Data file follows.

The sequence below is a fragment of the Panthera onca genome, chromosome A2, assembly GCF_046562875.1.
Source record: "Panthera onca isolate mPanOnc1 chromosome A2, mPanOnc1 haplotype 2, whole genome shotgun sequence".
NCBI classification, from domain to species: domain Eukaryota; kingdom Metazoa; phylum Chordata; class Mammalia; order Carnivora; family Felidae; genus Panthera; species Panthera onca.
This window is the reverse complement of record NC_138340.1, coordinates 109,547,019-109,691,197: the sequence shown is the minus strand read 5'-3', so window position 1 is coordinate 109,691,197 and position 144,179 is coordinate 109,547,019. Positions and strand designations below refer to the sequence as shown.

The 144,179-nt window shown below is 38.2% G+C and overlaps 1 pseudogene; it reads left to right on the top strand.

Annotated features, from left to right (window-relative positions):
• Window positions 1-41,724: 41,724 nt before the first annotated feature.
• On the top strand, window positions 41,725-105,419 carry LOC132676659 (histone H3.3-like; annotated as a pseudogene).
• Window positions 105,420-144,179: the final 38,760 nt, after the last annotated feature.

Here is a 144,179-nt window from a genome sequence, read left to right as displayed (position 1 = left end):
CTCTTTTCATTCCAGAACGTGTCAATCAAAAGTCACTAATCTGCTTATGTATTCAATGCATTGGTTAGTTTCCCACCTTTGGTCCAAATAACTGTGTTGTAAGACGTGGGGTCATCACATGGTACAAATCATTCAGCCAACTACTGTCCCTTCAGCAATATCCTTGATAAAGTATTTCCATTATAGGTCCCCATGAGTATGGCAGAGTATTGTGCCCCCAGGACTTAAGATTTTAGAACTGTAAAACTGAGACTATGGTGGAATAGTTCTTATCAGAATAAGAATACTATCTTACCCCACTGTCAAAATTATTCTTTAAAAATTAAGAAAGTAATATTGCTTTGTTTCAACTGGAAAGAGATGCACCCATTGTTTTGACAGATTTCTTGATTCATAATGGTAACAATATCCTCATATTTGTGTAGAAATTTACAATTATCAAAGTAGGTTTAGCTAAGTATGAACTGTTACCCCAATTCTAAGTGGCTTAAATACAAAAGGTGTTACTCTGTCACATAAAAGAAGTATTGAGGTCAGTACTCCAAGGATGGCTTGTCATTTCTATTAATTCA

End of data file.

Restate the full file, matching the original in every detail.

The sequence below is a fragment of the Panthera onca genome, chromosome A2, assembly GCF_046562875.1.
Source record: "Panthera onca isolate mPanOnc1 chromosome A2, mPanOnc1 haplotype 2, whole genome shotgun sequence".
NCBI classification, from domain to species: domain Eukaryota; kingdom Metazoa; phylum Chordata; class Mammalia; order Carnivora; family Felidae; genus Panthera; species Panthera onca.
This window is the reverse complement of record NC_138340.1, coordinates 109,547,019-109,691,197: the sequence shown is the minus strand read 5'-3', so window position 1 is coordinate 109,691,197 and position 144,179 is coordinate 109,547,019. Positions and strand designations below refer to the sequence as shown.

The 144,179-nt window shown below is 38.2% G+C and overlaps 1 pseudogene; it reads left to right on the top strand.

Annotated features, from left to right (window-relative positions):
• Window positions 1-41,724: 41,724 nt before the first annotated feature.
• On the top strand, window positions 41,725-105,419 carry LOC132676659 (histone H3.3-like; annotated as a pseudogene).
• Window positions 105,420-144,179: the final 38,760 nt, after the last annotated feature.

Here is a 144,179-nt window from a genome sequence, read left to right as displayed (position 1 = left end):
CTCTTTTCATTCCAGAACGTGTCAATCAAAAGTCACTAATCTGCTTATGTATTCAATGCATTGGTTAGTTTCCCACCTTTGGTCCAAATAACTGTGTTGTAAGACGTGGGGTCATCACATGGTACAAATCATTCAGCCAACTACTGTCCCTTCAGCAATATCCTTGATAAAGTATTTCCATTATAGGTCCCCATGAGTATGGCAGAGTATTGTGCCCCCAGGACTTAAGATTTTAGAACTGTAAAACTGAGACTATGGTGGAATAGTTCTTATCAGAATAAGAATACTATCTTACCCCACTGTCAAAATTATTCTTTAAAAATTAAGAAAGTAATATTGCTTTGTTTCAACTGGAAAGAGATGCACCCATTGTTTTGACAGATTTCTTGATTCATAATGGTAACAATATCCTCATATTTGTGTAGAAATTTACAATTATCAAAGTAGGTTTAGCTAAGTATGAACTGTTACCCCAATTCTAAGTGGCTTAAATACAAAAGGTGTTACTCTGTCACATAAAAGAAGTATTGAGGTCAGTACTCCAAGGATGGCTTGTCATTTCTATTAATTCA